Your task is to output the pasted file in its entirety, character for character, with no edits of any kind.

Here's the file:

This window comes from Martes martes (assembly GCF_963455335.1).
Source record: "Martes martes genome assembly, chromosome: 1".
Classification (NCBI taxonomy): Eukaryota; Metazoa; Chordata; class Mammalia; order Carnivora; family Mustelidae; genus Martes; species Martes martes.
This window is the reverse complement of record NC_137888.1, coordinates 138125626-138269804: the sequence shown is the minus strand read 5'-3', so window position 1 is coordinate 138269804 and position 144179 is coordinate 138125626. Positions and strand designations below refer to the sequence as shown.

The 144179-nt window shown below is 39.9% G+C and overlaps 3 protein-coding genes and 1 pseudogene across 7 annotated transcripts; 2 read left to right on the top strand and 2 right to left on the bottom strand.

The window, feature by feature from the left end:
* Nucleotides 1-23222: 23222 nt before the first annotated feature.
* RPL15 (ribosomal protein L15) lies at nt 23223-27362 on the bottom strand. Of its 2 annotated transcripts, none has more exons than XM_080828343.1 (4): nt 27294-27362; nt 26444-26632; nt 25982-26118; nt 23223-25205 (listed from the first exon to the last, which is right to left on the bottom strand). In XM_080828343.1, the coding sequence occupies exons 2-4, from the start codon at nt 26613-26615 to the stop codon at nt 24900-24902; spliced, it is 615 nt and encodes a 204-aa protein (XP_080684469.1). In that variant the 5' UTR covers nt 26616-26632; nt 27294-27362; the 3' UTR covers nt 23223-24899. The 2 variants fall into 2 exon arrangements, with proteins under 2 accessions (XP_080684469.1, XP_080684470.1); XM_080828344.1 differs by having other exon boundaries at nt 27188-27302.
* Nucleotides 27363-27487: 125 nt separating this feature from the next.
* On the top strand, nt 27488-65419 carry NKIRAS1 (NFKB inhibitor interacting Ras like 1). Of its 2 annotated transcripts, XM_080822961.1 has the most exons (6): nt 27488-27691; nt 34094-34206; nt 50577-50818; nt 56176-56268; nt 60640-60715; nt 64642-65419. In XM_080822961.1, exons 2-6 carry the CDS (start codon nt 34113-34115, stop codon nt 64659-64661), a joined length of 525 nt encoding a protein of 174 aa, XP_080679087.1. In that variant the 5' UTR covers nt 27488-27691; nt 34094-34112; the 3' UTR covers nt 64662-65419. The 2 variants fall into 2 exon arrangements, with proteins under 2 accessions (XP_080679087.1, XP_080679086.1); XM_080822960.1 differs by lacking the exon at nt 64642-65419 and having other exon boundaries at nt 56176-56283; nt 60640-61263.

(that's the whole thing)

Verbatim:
This window comes from Martes martes (assembly GCF_963455335.1).
Source record: "Martes martes genome assembly, chromosome: 1".
Classification (NCBI taxonomy): Eukaryota; Metazoa; Chordata; class Mammalia; order Carnivora; family Mustelidae; genus Martes; species Martes martes.
This window is the reverse complement of record NC_137888.1, coordinates 138125626-138269804: the sequence shown is the minus strand read 5'-3', so window position 1 is coordinate 138269804 and position 144179 is coordinate 138125626. Positions and strand designations below refer to the sequence as shown.

The 144179-nt window shown below is 39.9% G+C and overlaps 3 protein-coding genes and 1 pseudogene across 7 annotated transcripts; 2 read left to right on the top strand and 2 right to left on the bottom strand.

The window, feature by feature from the left end:
* Nucleotides 1-23222: 23222 nt before the first annotated feature.
* RPL15 (ribosomal protein L15) lies at nt 23223-27362 on the bottom strand. Of its 2 annotated transcripts, none has more exons than XM_080828343.1 (4): nt 27294-27362; nt 26444-26632; nt 25982-26118; nt 23223-25205 (listed from the first exon to the last, which is right to left on the bottom strand). In XM_080828343.1, the coding sequence occupies exons 2-4, from the start codon at nt 26613-26615 to the stop codon at nt 24900-24902; spliced, it is 615 nt and encodes a 204-aa protein (XP_080684469.1). In that variant the 5' UTR covers nt 26616-26632; nt 27294-27362; the 3' UTR covers nt 23223-24899. The 2 variants fall into 2 exon arrangements, with proteins under 2 accessions (XP_080684469.1, XP_080684470.1); XM_080828344.1 differs by having other exon boundaries at nt 27188-27302.
* Nucleotides 27363-27487: 125 nt separating this feature from the next.
* On the top strand, nt 27488-65419 carry NKIRAS1 (NFKB inhibitor interacting Ras like 1). Of its 2 annotated transcripts, XM_080822961.1 has the most exons (6): nt 27488-27691; nt 34094-34206; nt 50577-50818; nt 56176-56268; nt 60640-60715; nt 64642-65419. In XM_080822961.1, exons 2-6 carry the CDS (start codon nt 34113-34115, stop codon nt 64659-64661), a joined length of 525 nt encoding a protein of 174 aa, XP_080679087.1. In that variant the 5' UTR covers nt 27488-27691; nt 34094-34112; the 3' UTR covers nt 64662-65419. The 2 variants fall into 2 exon arrangements, with proteins under 2 accessions (XP_080679087.1, XP_080679086.1); XM_080822960.1 differs by lacking the exon at nt 64642-65419 and having other exon boundaries at nt 56176-56283; nt 60640-61263.